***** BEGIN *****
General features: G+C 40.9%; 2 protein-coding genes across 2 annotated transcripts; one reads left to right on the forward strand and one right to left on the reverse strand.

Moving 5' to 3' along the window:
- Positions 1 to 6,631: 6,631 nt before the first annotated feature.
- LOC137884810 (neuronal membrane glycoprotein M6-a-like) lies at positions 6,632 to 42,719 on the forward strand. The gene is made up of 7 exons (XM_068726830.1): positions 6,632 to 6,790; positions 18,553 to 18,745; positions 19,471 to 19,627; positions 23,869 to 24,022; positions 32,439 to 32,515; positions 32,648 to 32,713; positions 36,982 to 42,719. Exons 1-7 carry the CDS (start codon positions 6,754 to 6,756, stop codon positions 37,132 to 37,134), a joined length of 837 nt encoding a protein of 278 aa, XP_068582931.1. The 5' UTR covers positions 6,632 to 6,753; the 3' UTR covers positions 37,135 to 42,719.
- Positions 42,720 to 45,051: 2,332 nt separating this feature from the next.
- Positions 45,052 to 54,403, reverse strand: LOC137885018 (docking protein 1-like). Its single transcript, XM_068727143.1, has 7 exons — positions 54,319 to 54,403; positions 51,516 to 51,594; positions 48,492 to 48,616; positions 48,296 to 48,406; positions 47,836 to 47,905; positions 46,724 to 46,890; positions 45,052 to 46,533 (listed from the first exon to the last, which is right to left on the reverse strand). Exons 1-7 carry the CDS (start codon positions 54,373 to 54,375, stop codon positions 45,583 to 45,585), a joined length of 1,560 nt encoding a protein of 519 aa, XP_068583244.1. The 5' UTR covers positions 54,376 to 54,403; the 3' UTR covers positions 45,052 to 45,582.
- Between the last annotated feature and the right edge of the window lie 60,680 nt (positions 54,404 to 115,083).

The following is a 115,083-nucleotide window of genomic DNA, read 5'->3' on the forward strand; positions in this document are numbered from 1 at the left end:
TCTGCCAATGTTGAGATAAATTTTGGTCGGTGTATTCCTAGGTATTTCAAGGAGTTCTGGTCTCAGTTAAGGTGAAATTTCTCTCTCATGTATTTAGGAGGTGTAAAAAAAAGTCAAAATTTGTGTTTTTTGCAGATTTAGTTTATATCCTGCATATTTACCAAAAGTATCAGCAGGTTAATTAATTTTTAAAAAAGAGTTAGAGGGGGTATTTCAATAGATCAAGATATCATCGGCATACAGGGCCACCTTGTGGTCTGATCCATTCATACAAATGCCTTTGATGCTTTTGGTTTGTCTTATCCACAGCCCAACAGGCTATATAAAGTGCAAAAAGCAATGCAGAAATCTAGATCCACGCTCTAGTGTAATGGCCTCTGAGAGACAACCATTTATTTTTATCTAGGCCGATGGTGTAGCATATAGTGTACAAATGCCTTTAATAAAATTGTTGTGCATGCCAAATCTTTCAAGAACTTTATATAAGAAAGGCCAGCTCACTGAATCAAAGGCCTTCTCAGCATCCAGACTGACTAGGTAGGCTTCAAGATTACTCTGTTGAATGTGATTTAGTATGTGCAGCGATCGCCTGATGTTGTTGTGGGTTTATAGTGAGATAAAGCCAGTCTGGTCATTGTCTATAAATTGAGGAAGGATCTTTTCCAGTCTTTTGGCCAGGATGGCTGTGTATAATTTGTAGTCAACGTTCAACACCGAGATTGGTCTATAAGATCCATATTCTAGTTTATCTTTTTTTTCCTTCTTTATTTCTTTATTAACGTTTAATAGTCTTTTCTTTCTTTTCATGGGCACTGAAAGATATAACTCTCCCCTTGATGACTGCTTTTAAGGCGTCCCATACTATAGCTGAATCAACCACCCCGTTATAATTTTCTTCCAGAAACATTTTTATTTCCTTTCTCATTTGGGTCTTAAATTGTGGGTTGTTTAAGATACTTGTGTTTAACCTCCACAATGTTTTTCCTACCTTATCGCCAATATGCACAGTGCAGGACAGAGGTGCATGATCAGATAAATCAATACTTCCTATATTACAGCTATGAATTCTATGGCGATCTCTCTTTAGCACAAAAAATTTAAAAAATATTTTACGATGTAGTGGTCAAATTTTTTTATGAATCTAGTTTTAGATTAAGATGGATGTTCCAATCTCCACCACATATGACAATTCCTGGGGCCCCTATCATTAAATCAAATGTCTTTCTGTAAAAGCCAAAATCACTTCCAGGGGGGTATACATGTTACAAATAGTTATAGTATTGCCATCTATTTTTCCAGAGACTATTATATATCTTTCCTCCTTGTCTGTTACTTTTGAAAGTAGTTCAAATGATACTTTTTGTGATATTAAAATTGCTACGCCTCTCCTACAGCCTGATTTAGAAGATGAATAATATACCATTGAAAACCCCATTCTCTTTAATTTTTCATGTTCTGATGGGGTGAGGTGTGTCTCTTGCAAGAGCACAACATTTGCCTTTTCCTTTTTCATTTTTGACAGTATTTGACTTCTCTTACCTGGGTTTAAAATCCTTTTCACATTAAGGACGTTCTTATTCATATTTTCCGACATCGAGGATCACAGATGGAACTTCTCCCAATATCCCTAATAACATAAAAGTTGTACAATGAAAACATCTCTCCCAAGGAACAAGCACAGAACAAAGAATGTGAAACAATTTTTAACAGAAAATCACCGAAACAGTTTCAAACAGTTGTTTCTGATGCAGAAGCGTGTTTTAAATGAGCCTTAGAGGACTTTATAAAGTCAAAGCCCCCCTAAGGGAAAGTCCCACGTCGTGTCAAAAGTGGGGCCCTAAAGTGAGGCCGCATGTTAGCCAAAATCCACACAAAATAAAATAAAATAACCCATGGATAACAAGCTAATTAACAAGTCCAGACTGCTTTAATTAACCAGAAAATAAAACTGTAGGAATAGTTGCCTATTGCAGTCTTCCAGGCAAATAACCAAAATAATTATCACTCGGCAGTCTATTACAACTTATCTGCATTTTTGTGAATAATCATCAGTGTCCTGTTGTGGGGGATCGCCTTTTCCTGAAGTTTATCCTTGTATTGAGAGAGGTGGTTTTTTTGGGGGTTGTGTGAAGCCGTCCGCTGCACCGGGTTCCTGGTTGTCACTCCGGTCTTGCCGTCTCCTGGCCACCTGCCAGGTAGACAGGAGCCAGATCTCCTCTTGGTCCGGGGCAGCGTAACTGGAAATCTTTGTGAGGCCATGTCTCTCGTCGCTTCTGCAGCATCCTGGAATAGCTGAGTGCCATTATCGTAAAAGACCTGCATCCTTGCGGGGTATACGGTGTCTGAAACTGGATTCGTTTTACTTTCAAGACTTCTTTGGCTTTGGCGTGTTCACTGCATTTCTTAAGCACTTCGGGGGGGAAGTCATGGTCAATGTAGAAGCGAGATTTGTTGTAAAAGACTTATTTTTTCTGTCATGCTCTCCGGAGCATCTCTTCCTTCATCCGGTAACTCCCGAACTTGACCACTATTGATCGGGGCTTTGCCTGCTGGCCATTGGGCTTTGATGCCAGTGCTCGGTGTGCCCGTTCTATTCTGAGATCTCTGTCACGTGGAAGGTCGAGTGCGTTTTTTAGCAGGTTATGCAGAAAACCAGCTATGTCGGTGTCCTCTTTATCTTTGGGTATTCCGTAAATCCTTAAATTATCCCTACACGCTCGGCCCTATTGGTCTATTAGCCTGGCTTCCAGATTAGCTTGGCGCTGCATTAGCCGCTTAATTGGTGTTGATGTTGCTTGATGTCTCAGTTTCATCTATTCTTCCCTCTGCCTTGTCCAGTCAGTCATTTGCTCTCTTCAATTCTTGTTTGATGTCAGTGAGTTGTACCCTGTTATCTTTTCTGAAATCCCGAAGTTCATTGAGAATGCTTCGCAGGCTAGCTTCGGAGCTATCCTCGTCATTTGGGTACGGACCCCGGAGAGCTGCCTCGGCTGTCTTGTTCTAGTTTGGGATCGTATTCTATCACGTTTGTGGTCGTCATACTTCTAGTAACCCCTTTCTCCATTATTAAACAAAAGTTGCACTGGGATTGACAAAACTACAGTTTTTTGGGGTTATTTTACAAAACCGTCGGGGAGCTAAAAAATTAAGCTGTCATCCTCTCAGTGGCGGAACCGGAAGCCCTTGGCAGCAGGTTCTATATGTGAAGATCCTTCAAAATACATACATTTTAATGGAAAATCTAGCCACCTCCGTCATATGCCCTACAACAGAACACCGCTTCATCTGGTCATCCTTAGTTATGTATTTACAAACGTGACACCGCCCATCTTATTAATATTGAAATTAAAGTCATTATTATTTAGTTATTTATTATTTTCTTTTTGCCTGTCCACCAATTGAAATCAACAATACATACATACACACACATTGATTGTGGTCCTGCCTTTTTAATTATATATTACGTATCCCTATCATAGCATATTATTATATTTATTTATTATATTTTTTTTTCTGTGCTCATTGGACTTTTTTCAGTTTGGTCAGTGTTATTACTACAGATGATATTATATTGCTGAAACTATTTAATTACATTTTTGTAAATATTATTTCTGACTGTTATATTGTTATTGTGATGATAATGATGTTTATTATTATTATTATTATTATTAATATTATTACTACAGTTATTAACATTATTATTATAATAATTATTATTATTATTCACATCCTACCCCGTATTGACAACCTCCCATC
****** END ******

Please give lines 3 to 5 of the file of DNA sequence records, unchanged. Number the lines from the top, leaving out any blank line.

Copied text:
- Positions 1 to 6,631: 6,631 nt before the first annotated feature.
- LOC137884810 (neuronal membrane glycoprotein M6-a-like) lies at positions 6,632 to 42,719 on the forward strand. The gene is made up of 7 exons (XM_068726830.1): positions 6,632 to 6,790; positions 18,553 to 18,745; positions 19,471 to 19,627; positions 23,869 to 24,022; positions 32,439 to 32,515; positions 32,648 to 32,713; positions 36,982 to 42,719. Exons 1-7 carry the CDS (start codon positions 6,754 to 6,756, stop codon positions 37,132 to 37,134), a joined length of 837 nt encoding a protein of 278 aa, XP_068582931.1. The 5' UTR covers positions 6,632 to 6,753; the 3' UTR covers positions 37,135 to 42,719.
- Positions 42,720 to 45,051: 2,332 nt separating this feature from the next.